Targeted capture and massively parallel sequencing in pediatric cardiomyopathy: development of novel diagnostics
AbstractPediatric cardiomyopathy is a genetically heterogeneous disease associated with significant morbidity. Although identification of underlying etiology is important for management, therapy, and screening of at risk family members, molecular diagnosis is difficult due to the large number of causative genes, the high rate of private mutations, and cost. In this study, we aimed to define the genetic basis of pediatric cardiomyopathy and test a novel diagnostic tool using a custom targeted microarray coupled to massively parallel sequencing. Three patients with cardiomyopathy were screened using a custom NimbleGen sequence capture array containing 110 genes and providing 99.9% coverage of the exons of interest. The sensitivity and specificity was over 99% as determined by comparison to long-range polymerase chain reaction (PCR)- based massively parallel sequencing, Sanger sequencing of missense variants, and single nucleotide polymorphisms genotyping using the Illumina Infinium Omni1 array. Overall, 99.73% of the targeted regions were captured and sequenced at over 10x coverage, allowing reliable mutation calling in all patients. Analysis identified a total of 165 non-synonymous coding single nucleotide polymorphisms (cSNPs) of which 89 were unique and 14 were novel. On average, each patient had 4 cSNPs predicted to be pathogenic. In conclusion, we report a cardiomyopathy sequencing array that allows simultaneous assessment of 110 genes. Comparison of targeted sequence capture versus PCR-based enrichment methods demonstrates that the former is more sensitive and efficient. Array-based sequence capture technology followed by massively parallel sequencing is promising as a robust and comprehensive tool for genetic screening of cardiomyopathy. These results provide important information about genetic architecture and indicate that improved annotation of variants and interpretation of clinical significance, particularly in cases with multiple rare variants, are important for clinical practice.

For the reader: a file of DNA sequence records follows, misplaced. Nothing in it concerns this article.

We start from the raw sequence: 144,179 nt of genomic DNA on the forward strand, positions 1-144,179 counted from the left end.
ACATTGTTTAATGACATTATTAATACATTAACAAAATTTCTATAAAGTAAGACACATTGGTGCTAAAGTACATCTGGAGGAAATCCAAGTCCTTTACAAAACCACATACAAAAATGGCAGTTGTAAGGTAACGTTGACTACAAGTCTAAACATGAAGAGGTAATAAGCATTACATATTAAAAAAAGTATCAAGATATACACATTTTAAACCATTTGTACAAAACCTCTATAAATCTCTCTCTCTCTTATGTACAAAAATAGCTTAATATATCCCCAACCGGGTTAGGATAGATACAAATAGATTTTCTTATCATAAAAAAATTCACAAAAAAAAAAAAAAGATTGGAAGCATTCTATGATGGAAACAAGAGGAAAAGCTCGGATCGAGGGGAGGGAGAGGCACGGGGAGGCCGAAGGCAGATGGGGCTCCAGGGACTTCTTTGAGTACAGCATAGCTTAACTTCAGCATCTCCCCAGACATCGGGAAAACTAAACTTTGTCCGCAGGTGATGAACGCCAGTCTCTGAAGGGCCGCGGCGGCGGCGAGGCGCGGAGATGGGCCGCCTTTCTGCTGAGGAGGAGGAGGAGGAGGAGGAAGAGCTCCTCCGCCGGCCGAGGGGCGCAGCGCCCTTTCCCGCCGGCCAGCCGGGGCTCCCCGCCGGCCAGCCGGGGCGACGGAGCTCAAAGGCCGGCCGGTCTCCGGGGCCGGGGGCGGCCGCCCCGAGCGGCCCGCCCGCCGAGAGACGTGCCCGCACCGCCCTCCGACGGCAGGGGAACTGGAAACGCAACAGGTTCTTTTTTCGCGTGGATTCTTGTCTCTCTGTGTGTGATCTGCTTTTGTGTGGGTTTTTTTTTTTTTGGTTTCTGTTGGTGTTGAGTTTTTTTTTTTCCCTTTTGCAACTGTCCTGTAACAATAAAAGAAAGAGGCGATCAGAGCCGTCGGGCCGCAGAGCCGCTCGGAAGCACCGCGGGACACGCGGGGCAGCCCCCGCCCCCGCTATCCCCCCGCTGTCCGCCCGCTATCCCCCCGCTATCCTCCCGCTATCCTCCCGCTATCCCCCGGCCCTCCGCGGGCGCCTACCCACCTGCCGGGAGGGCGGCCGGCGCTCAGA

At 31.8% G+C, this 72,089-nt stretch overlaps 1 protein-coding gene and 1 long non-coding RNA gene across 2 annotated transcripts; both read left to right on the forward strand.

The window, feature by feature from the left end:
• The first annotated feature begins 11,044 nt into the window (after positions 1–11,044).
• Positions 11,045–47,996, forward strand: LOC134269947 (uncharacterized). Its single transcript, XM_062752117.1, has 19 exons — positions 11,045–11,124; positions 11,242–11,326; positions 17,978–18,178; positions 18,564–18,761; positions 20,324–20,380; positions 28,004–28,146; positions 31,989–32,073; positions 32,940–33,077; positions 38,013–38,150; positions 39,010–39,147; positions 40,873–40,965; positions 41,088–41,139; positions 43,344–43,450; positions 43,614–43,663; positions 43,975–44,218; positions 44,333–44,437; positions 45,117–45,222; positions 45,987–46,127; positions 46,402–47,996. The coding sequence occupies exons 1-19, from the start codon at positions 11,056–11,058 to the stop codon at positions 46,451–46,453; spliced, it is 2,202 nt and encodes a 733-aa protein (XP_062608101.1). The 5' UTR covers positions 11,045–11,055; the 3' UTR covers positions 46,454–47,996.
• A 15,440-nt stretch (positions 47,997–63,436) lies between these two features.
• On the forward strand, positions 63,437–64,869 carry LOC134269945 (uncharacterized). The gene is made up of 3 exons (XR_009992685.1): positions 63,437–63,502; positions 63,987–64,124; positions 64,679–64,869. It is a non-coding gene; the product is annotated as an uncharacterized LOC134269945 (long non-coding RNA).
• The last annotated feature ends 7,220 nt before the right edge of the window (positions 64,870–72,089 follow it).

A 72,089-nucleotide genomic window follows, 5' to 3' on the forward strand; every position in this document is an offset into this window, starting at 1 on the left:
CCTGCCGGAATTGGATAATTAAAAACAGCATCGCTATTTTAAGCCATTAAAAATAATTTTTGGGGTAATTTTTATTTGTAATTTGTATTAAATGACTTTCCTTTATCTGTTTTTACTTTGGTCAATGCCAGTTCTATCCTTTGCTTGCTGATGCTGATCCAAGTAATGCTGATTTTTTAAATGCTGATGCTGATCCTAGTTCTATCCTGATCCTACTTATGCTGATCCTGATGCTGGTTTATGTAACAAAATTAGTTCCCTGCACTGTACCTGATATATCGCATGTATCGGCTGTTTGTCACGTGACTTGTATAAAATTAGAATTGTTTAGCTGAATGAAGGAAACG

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Copyright (c) 2012 Muhammad Tariq, Thanh-Tam Le, Patrick Putnam, Steven Kindel, Mehdi Keddache, Stephanie M. Ware
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